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Pflugers Arch. 2001 Oct;443(1):132-45.

Monte Carlo evaluation of quantal analysis in the light of Ca2+ dynamics and the geometry of secretion.

Author information

1
Department of Anaesthesia Research, McGill University, 3655 Drummond Street, Montreal, P.Q. H3G 1Y6, Canada; Department of Physiology, McGill University, Montreal PQ, Canada. mladen@med.mcgill.ca

Abstract

Using the Monte Carlo technique, Ca2+ dynamics were simulated in the absence and presence of vesicles to gain better insight into what governs quantal release. A vesicle, represented as a flat, infinitely thin surface, was positioned parallel to the plasma membrane at a chosen distance from the locus of Ca2+ entry. Because vesicles act as important diffusion barriers after the synchronous opening of Ca2+ channels (as occurs during evoked release), [Ca2+] close to the plasma membrane reaches higher levels than it would in the absence of vesicles. The rise in [Ca2+] is greater under larger vesicles close to the plasma membrane, which thus have a higher probability of release. The power-law relationship between the [Ca2+] and the probability of release, and the cubic relationship between the vesicular diameter and its volume can make this relationship very steep. In contrast, when release occurs owing to fluctuations of [Ca2+]--as a result of Ca2+ release from an internal store or asynchronous opening of Ca2+ channels (during spontaneous release)--the effect of vesicles as diffusion barriers is less pronounced and vesicles of different sizes should have a similar probability of release. Since the preferential release of large vesicles depends on how the Ca2+ needed for secretion is raised (synchronously versus asynchronously), the quantal size of evoked and spontaneous release should differ. The main factors influencing the preferential release of large vesicles are the distance between vesicles and the plasma membrane, the concentration of Ca2+ buffers, and single-channel Ca2+ flux. Vesicles also have a pronounced effect on Ca2+ binding to buffers and on the spatio-temporal distribution of bound buffers. The greater the vesicular size and the closer their position to the plasma membrane, the more fixed buffers will be bound near the plasma membrane because of limited diffusion of Ca2+. Since bound fixed buffers act as "memory elements", such a change in their spatial distribution will further enhance the probability of release of large vesicles during stimulation.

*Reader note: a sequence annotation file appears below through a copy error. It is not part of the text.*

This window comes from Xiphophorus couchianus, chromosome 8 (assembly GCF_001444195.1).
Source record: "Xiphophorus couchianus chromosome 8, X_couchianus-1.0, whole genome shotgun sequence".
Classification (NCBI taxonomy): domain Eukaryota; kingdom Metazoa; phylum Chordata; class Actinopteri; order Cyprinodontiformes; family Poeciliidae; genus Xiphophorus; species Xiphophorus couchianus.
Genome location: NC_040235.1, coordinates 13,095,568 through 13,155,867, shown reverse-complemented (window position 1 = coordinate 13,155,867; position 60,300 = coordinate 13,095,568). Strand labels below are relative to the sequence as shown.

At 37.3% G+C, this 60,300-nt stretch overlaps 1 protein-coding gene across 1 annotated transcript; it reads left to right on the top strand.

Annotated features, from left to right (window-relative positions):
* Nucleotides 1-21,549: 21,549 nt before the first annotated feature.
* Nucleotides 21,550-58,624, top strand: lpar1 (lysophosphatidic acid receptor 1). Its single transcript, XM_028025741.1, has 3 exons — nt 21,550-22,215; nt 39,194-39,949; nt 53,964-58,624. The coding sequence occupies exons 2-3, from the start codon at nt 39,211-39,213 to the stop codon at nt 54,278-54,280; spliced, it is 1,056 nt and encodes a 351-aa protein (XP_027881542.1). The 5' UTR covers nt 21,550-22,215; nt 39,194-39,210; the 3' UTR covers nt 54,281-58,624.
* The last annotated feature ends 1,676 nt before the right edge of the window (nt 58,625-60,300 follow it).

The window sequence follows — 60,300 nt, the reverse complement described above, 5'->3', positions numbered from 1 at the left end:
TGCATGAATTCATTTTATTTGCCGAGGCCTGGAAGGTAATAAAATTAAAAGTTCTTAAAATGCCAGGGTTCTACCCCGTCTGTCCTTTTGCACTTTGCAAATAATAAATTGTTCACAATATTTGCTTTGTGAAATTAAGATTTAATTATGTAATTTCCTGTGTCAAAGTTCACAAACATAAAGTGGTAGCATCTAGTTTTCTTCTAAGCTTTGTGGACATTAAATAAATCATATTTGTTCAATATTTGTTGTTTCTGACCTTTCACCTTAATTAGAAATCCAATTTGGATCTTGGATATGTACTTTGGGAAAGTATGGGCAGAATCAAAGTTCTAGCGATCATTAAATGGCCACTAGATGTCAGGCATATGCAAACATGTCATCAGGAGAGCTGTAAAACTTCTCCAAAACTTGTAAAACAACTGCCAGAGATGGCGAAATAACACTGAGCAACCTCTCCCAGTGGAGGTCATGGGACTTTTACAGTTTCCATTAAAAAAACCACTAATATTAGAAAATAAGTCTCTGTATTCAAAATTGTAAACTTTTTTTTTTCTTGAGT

PMID:
11692277
DOI:
10.1007/s004240100631
[Indexed for MEDLINE]

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